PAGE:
January 26th, 2019
Long before the virus, there was the park.
It was here, at Flushing Meadows-Corona Park that the 1964 World’s Fair took place. Most of the futuristic structures created for the fair survive only in vintage photos. Yet, there are still a few remnants so striking they have become iconic symbols of the borough of Queens.
Like the New York State Pavillion, designed by Philip Johnson and Richard Foster, which stayed because it was too expense to demolish.
Or the Unisphere, dedicated to “Man’s Achievements on a Shrinking Globe in an Expanding Universe”. Designed by Gilmore Clarke and made of stainless steel so it would never rust, its three rings represent the orbits of Cosmonaut Yuri Gagarin (the first Russian), Astronaut John Glenn (the first American), and Telstar 1 (the first communications satellite that enabled the first transatlantic television transmission, linking the United States and France).
Finally, the Rocket Thrower, a 43-foot bronze figure designed by sculptor Donald De Lue; a giant launching a rocket with the one hand and reaching for the stars with the other.
Imagine what it would be like to step out of the subway and see these gigantic structures, all new and fully functioning, for the first time!
Flushing Meadows-Corona Park, Queens N.Y.
November 4th, 2018
“We’re right out here with the rest of the colored folk and the Puerto Ricans and Italians and the Hebrew cats. We don’t need to move out in the suburbs to some big mansion with lots of servants and yardmen and things.”
And so it was in 1943 that Louis Armstrong and his wife Lucille came to live in this modest house in the working-class neighbourhood of Corona, Queens. They lived here for the remainder of their lives.
Today, the Louis Armstrong House Museum & Archives is open to the public, offering guided tours while audio clips from Louis’s homemade recordings are played, and visitors hear Louis practicing his trumpet, enjoying a meal, or talking with his friends.
No one else has lived in the house since the Armstrongs passed away; the rooms, furnishings, ornaments, the all-mirrored bathroom and that lovely show-stealing turquoise kitchen reflect their personalities, taste and times they lived in. I tried to stay behind every time our guide moved on, to take a better look at each room. I was sure that if I touched the walls I would hear the echo of Louis’ trumpet playing – and not from the audio clip.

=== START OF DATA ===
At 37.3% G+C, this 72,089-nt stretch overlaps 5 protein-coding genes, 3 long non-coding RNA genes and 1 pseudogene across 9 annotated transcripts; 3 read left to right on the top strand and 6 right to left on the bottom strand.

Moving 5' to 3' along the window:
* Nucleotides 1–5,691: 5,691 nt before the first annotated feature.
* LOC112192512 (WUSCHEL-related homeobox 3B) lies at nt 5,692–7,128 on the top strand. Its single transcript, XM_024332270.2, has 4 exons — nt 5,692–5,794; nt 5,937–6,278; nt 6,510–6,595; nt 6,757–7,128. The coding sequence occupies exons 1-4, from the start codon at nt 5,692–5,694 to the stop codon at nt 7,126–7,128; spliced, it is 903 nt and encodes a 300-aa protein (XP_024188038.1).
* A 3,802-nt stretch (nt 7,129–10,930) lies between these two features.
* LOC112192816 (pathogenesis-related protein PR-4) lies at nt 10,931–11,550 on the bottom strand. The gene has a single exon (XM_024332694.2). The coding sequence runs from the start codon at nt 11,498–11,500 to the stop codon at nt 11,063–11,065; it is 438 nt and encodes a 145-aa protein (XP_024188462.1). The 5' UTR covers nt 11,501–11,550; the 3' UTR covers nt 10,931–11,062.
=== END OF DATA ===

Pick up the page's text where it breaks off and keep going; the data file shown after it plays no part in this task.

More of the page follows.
The Museum is expanding across the street from the House. The new Education Center will complement the existing experience with an exhibition gallery, a jazz club where musicians will rehearse and perform their music, and a store. The museum’s research collections, currently housed at Queens College’s library, will move into an Archival Center on the second floor.
The anticipated completion was pushed back to 2021 (pre-Covid-19).
November 4th, 2018
Tut’s Fever is a working movie theater and art installation created by Red Grooms and Lysiane Luong, an homage to the ornate, exotic picture palaces of the 1920s. Inspired by the tomb paintings they saw during a trip to Egypt, Grooms and Luong covered the walls, floor and seats of the theater with hand-painted, Egyptian-style depictions of Hollywood royalty. Silent screen star Theda Bara works the box office, Mae West stands behind the concessions stand, and Mickey Rooney is the usher. Rudolf Valentino, Elizabeth Taylor and many others grace the walls, and each slipcovered chair in the theater features an image of Rita Hayworth. Visitors can open a sarcophagus to find a sculpture of James Dean lying in his tomb, cigarette still dangling from his mouth.
And a model-size piece of the City’s history @the Roxy
Classic movie serials are screened in Tut’s Fever every weekday at 1:00 p.m., and weekends at 1:00, 2:00, and 3:30 p.m.
May 13th, 2018
From life in the Buffer Zone
A Bufferin aspirin commercial narrated by Jim Henson. Two of his children, Cheryl and John, have cameo appearances.
May 13th, 2018
Just imagine the dizzying awesomeness of a nightclub like Cyclia…!